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Web pages that host drive-by download attacks, and malware hosting sites, are found all over the world in different concentrations. The number of drive-by hosting sites in any given location is highly dynamic and can change rapidly. The data below was published in the Microsoft Security Intelligence Report volume 11. One thing to keep in mind about this data is that systems hosting drive-by downloads and malware hosting sites are typically compromised systems and their owners do not know they are being used to attack other Internet users.

Figure on the left: Drive-by download pages in the second quarter of 2011 by percentage of all URLs in each country/region; figure on the right: Malware distribution sites per 1,000 Internet hosts for locations around the world in the second quarter of 2011

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Figure on the left: Highest percentages of all URLs of drive-by download pages by location in the first quarter of 2011 (1Q11) and the second quarter of 2011 (2Q11) compared to the worldwide average; figure on the right: Malware distribution sites per 1,000 Internet hosts for locations around the world in the first quarter of 2011 (1Q11) and the second quarter of 2011 (2Q11) compared to the worldwide average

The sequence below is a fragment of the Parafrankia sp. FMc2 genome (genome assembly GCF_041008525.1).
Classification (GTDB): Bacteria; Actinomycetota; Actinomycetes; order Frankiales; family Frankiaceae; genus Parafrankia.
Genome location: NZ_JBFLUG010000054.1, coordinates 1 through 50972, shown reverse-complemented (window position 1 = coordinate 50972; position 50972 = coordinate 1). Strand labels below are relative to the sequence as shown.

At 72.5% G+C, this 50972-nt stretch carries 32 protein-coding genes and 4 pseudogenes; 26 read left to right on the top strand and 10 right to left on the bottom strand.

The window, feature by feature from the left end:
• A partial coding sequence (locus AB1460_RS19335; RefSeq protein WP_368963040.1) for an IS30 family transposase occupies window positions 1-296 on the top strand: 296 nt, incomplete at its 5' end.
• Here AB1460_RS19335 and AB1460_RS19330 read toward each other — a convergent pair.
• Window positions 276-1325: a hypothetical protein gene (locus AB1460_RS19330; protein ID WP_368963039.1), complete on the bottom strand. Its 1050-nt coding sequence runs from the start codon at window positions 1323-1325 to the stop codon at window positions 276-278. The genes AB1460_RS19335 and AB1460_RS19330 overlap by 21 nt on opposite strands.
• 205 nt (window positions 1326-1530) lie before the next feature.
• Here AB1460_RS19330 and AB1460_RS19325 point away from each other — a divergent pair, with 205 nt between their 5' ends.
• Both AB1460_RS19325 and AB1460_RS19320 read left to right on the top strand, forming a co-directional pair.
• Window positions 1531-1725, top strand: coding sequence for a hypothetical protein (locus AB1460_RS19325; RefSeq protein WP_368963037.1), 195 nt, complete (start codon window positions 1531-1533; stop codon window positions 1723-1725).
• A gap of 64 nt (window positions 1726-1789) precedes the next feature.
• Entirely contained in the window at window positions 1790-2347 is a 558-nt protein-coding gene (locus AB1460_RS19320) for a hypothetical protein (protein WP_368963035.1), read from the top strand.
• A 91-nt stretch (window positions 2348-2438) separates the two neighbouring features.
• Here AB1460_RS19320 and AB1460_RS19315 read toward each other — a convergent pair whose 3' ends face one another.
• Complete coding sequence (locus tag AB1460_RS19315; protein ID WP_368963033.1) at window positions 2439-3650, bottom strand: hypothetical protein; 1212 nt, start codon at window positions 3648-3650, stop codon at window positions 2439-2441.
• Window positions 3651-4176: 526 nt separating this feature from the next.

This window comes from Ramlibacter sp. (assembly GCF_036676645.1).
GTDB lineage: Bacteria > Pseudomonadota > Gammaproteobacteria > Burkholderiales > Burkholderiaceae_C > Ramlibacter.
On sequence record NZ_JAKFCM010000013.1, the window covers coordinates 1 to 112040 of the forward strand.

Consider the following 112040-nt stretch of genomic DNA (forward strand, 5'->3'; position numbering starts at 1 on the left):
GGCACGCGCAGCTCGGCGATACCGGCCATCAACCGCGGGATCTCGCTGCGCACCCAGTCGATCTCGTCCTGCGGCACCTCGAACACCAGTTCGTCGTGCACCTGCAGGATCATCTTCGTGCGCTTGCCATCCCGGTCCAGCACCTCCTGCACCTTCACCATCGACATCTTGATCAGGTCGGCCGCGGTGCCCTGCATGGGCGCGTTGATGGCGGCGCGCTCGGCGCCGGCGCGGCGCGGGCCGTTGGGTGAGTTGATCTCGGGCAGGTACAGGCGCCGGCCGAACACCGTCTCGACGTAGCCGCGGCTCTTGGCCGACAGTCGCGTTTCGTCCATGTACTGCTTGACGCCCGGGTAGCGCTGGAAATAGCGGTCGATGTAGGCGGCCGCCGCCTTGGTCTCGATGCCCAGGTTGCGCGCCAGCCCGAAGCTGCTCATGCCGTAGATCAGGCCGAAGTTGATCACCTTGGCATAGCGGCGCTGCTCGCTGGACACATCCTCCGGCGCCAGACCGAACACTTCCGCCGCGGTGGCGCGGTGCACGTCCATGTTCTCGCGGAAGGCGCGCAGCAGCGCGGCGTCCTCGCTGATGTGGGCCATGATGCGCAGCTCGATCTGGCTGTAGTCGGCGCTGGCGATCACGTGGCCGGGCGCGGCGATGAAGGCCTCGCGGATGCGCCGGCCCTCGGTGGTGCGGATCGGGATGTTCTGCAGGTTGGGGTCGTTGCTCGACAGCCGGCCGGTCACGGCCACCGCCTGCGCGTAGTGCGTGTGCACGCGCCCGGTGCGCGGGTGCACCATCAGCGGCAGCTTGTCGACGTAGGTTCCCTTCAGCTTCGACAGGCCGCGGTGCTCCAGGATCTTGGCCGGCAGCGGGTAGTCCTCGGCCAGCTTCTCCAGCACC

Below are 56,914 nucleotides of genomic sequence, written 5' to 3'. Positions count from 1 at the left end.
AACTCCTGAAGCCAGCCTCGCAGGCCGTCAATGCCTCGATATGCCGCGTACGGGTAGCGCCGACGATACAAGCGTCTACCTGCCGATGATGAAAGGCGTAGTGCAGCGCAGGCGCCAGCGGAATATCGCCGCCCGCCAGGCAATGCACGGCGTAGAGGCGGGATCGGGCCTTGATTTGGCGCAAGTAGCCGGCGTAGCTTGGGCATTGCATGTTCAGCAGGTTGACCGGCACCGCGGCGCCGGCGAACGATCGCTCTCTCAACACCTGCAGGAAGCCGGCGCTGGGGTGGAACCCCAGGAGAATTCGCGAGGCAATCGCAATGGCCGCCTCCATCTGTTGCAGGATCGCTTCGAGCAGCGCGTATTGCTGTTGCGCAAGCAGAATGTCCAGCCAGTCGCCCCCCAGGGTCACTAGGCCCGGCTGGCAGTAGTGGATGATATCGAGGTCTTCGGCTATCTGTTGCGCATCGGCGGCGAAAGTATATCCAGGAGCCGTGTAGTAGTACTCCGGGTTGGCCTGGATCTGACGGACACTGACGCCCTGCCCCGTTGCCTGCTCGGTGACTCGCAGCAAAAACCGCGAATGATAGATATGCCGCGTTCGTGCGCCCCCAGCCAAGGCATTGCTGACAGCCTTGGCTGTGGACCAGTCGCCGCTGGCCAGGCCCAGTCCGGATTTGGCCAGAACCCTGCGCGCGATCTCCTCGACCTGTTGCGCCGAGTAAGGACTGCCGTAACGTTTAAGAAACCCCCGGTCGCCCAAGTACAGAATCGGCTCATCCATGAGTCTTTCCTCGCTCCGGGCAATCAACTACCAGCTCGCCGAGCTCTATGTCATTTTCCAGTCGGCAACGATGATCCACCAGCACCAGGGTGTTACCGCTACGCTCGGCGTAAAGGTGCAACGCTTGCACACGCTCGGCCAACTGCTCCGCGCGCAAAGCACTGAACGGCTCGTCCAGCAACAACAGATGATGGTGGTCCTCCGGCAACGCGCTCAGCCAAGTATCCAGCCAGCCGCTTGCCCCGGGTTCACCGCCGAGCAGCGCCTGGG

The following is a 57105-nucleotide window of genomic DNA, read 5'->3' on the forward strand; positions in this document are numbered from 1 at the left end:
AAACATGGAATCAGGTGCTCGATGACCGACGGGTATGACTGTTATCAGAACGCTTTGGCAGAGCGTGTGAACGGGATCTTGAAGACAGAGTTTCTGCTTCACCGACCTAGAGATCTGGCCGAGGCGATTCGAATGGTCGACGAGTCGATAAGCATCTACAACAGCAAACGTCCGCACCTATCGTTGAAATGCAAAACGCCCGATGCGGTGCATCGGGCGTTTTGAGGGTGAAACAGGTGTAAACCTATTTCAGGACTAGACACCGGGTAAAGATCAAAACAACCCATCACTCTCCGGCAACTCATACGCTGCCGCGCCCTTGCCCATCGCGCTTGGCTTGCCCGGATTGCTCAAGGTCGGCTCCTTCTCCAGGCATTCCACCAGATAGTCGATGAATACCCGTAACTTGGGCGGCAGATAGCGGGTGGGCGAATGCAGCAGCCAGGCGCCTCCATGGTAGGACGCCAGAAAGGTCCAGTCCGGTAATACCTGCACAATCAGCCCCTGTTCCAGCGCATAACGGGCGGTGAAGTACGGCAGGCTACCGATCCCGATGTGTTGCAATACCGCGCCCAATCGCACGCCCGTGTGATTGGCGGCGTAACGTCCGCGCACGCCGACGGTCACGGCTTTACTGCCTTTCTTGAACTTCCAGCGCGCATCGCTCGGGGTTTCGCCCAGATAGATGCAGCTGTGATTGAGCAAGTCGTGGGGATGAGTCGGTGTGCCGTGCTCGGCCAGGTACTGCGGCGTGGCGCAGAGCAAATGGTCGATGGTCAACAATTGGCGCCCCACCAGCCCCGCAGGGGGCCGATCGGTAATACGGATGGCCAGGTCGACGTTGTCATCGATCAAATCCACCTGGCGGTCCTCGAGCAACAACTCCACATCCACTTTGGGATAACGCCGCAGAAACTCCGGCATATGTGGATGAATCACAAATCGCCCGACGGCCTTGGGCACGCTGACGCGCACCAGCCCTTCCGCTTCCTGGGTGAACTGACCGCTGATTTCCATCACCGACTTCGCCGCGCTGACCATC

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In my next blog post in this two-part series I will provide some guidance on how systems can be protected from drive-by download attacks.

Tim Rains
Director
Trustworthy Computing

About the Author
Tim Rains

Director, Trustworthy Computing

Tim Rains has over 20 years of experience in the technology industry across several disciplines including engineering, consulting, and marketing communications roles. He currently manages security marketing and corporate communications in the Trustworthy Computing division at Microsoft. His expertise ranges Read more »